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Investing insights

Emerging markets elections 2024 – what investors need to know

With over half the world heading to the polls this year, here are three key elections in emerging markets you should watch out for.
Polling box with India flag blended in background

Important information - This article isn’t personal advice. If you’re not sure whether an investment is right for you please seek advice. If you choose to invest the value of your investment will rise and fall, so you could get back less than you put in.

In 2024, democracy is taking centre stage with over half of the world’s population heading to the polls.

Elections have immense power, shaping a nation's trajectory, its standing in the international community, and market confidence worldwide. But, they also introduce some uncertainty, prompting investors to brace for potential volatility.

With conflicts in Europe and the Middle East, and the urgent battle against climate change, these elections will have historic impacts on the future.

And with elections in emerging market economies making up over half of the MSCI Emerging Markets Index, the stakes are high and analysts, investors, and policymakers will be keeping a close eye on the results.

It’s hard to ignore the influence of the upcoming US election in November on emerging markets. Lots of nations, especially smaller ones, tie their currencies to the US dollar. So, US monetary policy changes can impact their economies. The outcome, whoever wins, will significantly shape foreign policy, particularly when it comes to China.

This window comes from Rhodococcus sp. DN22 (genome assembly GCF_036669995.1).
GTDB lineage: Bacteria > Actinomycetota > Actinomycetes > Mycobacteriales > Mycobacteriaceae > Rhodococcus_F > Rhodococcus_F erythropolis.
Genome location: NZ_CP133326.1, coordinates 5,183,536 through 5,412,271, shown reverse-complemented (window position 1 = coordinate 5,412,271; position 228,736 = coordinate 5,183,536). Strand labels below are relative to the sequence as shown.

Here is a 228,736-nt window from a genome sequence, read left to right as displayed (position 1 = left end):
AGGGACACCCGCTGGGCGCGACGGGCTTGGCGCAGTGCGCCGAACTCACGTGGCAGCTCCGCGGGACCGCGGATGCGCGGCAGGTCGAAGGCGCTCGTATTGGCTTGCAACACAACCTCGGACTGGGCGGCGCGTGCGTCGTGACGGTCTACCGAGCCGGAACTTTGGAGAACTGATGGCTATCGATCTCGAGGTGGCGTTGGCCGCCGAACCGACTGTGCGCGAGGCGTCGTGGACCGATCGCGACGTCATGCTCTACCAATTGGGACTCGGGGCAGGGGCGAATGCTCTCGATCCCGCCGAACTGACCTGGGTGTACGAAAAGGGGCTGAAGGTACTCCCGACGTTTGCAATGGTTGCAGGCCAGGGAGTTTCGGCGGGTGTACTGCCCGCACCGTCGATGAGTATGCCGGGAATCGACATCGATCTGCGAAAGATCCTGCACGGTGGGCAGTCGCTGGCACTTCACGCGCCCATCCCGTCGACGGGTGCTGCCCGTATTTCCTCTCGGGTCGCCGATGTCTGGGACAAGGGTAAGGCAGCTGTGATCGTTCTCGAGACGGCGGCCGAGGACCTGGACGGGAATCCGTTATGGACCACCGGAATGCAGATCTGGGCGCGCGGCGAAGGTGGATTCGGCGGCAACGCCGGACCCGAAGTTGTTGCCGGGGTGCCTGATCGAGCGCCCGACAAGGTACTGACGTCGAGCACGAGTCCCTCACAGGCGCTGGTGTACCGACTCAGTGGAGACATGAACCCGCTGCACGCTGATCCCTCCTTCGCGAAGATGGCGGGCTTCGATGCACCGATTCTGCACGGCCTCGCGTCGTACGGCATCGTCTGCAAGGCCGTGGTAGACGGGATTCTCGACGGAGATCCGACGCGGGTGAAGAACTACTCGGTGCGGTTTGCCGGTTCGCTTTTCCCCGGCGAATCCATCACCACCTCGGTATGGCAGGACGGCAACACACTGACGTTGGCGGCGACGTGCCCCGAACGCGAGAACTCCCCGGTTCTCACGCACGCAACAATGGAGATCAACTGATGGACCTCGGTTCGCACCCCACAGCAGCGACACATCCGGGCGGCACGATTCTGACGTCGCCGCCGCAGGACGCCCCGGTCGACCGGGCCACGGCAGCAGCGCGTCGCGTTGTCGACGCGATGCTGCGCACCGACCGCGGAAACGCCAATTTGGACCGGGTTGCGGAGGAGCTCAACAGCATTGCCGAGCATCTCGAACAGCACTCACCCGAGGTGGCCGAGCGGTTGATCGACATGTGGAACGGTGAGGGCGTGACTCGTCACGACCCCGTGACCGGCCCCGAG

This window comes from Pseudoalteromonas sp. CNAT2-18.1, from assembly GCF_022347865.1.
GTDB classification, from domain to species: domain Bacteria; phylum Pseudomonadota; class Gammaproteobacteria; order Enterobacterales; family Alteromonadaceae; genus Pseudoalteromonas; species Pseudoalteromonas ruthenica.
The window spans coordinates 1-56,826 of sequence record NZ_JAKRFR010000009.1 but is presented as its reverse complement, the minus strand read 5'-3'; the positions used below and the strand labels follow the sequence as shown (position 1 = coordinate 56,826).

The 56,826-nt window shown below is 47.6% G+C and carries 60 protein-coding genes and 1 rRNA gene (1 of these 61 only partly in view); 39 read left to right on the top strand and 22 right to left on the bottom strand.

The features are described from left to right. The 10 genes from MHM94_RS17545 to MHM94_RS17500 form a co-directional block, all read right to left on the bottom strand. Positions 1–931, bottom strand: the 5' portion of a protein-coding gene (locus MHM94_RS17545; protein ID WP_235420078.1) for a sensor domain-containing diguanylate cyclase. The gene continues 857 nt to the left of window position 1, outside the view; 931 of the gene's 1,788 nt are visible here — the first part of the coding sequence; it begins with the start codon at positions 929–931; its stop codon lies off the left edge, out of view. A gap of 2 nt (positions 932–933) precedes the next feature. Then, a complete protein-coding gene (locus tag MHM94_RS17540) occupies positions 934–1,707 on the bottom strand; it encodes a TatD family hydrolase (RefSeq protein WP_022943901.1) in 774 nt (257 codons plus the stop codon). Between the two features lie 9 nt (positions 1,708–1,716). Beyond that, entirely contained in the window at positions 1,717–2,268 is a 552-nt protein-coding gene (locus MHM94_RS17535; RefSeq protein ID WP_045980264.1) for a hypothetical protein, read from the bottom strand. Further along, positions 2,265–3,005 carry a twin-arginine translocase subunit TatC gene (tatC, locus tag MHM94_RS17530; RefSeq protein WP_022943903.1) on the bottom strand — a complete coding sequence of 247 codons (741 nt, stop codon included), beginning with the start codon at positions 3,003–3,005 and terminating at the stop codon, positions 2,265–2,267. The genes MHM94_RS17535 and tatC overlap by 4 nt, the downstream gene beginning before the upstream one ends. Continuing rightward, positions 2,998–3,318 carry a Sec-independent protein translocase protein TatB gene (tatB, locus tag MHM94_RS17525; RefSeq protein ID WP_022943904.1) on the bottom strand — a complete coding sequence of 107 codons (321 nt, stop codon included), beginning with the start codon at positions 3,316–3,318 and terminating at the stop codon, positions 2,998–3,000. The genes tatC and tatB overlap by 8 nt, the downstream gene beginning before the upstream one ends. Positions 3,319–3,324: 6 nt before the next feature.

What have we seen so far?

Towards the end of 2023, we saw some seismic political shifts across the globe.

Argentina witnessed the election of outsider Javier Milei, tasked with the formidable challenge of tackling over 270% inflation – the world’s worst.

Meanwhile in Poland, the Law and Justice Party’s eight-year rule came to an end, with former prime minister Donald Tusk returning to power with a new coalition government after nine years away.

And in Egypt, Abdel Fattah al-Sisi secured a third consecutive term in office.

The momentum continued into 2024 with a flurry of elections.

In January, Taiwan re-elected Lai Ching-te of the Democratic Progressive Party for a third term. With the ongoing tensions with China, Lai Ching-te faces the challenge of maintaining stability in the Indo-Pacific region.

In February, Indonesia, Southeast Asia's economic powerhouse and the world's fourth most populous nation, saw Prabowo Subianto win a high-turnout election, succeeding Joko Widodo.

Indonesia has a big consumer market, a young work force and has seen increasing foreign direct investment. So, there’s a lot of untapped potential for the incoming president to unlock.

Meanwhile, in Russia, President Vladimir Putin's landslide re-election win seals his leadership until at least 2030.

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Three emerging elections to watch

With so many elections underway, staying informed can be challenging. Here are three key elections happening this year in emerging markets we think are worth keeping an eye on.


MSCI Emerging Markets Weighting



1.44 billion

The world’s most populous country is getting ready for a multiphase general election spanning six weeks from April to June. This is set to be the biggest election on record with around 970 million registered voters.